SFA Advocates on SEC’s Private Funds Proposal and Potential Impacts on CLOs
On February 9, 2022, the Securities and Exchange Commission (SEC) proposed new rules under the Investment Advisers Act of 1940 that includes new requirements concerning compliance obligations and new prohibitions on “private funds”. In the structured finance market the proposal has implications on the CLO market as the rule would apply to any funds that rely on sections 3(c)(1) or 3(c)(7) for exceptions from the definition of “investment company” under the Act – which most CLOs typically do.
The proposed mandates, among others, include quarterly performance statements to investors, annual private fund financial statement audits, and restrictions on certain adviser activities. The SEC has stated its aim is to increase transparency to investors regarding the full cost of investing in private funds and performance of such funds.
Alongside a deadline extension request, SFA submitted two comment letters to the SEC in April and June 2022 on the Private Funds Proposal. These letters outlined market concerns of the rule’s application to CLO market practices and industry consensus recommendations for how to rectify them.
- SFA emphasized the challenge presented by the proposed 30-day comment period and requested that the SEC extend the comment period in order to provide time for the industry to adequately respond to the 341-page proposal.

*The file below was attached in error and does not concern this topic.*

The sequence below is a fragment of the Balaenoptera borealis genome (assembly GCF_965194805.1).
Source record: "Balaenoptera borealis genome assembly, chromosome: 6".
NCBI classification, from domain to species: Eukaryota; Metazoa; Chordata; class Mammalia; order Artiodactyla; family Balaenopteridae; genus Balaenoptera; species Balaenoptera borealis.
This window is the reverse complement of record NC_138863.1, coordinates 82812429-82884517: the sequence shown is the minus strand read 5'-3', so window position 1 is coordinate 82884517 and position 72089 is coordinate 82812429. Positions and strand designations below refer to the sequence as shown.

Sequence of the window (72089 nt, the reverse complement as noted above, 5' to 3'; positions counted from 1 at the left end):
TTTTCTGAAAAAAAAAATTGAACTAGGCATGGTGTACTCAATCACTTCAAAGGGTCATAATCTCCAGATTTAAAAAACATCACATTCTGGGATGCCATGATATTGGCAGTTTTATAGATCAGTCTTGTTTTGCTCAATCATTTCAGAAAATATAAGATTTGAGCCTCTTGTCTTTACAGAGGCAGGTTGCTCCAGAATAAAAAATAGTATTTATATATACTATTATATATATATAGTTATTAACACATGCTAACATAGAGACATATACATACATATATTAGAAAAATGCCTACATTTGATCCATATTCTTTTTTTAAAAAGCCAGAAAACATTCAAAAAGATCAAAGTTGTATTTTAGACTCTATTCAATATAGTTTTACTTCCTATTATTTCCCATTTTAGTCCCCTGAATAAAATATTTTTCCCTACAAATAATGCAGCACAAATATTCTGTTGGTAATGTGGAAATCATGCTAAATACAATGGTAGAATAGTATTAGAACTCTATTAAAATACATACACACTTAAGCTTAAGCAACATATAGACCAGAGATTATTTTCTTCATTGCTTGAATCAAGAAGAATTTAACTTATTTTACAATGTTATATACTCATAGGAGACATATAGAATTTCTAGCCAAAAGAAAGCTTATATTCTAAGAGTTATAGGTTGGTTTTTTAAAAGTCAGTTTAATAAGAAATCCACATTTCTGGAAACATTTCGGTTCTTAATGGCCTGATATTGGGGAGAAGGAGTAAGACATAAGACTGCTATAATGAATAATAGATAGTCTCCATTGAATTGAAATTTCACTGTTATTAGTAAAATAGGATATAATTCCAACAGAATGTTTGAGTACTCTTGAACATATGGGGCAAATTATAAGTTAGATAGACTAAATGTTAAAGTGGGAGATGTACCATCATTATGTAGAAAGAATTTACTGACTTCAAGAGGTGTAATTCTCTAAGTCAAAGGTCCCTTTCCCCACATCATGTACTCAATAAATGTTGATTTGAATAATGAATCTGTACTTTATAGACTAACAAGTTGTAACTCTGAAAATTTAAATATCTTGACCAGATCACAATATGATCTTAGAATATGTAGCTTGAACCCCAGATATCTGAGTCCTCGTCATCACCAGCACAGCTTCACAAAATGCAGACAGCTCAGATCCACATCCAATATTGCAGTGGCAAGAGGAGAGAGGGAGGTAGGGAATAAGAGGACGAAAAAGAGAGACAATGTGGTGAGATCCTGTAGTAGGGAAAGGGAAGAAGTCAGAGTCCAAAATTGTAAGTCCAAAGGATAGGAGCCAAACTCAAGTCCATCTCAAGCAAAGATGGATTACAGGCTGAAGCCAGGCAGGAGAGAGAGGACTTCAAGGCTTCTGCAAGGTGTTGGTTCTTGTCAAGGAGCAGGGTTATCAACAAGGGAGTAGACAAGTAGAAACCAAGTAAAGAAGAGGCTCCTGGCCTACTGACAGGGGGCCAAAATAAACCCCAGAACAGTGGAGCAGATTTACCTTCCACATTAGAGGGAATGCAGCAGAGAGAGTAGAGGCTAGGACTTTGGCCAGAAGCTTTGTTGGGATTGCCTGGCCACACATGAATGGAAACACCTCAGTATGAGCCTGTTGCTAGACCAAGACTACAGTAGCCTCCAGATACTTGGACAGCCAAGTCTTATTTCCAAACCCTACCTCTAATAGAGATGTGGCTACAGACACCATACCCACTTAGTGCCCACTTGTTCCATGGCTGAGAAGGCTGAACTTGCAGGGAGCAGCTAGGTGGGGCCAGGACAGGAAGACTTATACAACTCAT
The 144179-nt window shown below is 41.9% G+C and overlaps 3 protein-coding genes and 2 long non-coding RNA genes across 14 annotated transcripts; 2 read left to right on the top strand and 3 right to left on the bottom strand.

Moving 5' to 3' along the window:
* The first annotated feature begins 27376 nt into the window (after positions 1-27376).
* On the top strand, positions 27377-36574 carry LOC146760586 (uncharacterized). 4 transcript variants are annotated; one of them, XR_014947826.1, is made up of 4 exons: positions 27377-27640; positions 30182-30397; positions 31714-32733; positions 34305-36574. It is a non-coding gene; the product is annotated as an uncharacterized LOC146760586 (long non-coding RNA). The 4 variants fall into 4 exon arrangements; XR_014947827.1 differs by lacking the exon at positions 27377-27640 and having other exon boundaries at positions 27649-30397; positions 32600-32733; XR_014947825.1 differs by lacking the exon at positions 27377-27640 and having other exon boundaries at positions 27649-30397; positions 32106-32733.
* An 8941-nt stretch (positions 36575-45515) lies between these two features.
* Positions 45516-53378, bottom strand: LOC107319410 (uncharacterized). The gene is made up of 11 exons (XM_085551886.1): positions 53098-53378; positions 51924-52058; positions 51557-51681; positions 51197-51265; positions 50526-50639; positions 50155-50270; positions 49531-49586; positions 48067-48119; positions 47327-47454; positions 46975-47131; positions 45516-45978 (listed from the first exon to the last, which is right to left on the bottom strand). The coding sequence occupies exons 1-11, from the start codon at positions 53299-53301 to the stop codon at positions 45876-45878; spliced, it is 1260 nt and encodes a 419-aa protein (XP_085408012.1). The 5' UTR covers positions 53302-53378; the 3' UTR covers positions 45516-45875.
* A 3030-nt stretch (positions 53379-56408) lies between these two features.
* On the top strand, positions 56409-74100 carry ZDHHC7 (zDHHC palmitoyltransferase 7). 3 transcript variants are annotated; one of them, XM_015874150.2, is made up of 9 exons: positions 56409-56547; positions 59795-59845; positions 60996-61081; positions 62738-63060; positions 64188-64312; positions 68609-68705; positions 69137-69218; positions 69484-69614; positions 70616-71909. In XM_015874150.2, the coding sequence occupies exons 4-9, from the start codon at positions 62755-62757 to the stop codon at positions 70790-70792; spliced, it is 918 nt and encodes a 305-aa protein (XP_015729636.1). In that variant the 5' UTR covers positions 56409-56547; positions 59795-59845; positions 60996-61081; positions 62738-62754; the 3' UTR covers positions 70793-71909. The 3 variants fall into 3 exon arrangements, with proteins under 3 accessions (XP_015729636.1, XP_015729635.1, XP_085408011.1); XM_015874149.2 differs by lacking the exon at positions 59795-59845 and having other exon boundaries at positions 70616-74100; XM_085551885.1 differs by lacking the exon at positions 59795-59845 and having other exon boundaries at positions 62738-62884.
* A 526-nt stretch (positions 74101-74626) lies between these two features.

- Committed to supplementing our preliminary letter with a complete assessment within 30 days
- SFA underscored our support for a strong disclosure regime to provide investors with transparency and instill confidence in their ability to fully evaluate investment opportunities.
- SFA highlighted key differences between CLOs and other private funds such as hedge funds, private equity, and venture capital funds.
- SFA requested a grandfathering for existing CLOs given the difficulty of amending governing documents and altering transactions already agreed upon by investors and fund managers.
- SFA urged the SEC to exempt the mandated annual financial audits for CLOs, as financial statements are not material information for CLO investors and not SEC-required disclosure for CLOs.
- SFA stressed that the adoption of the proposal, in its current form, will likely result in unintended and adverse consequences in the CLO and corporate lending markets given the limited consideration to the unique aspects of these products in the proposal.
On August 23, 2023, the SEC released a final rule, exempting securitized assets and CLOs from compliance, which is in line with SFA’s advocacy. SFA commends the Commission for its decision and for recognizing the unique features that make CLOs characteristically different from private funds that were intended to be the focus of the rule. Additionally, noting that the application of the new disclosure requirements to CLOs would not be material to investors.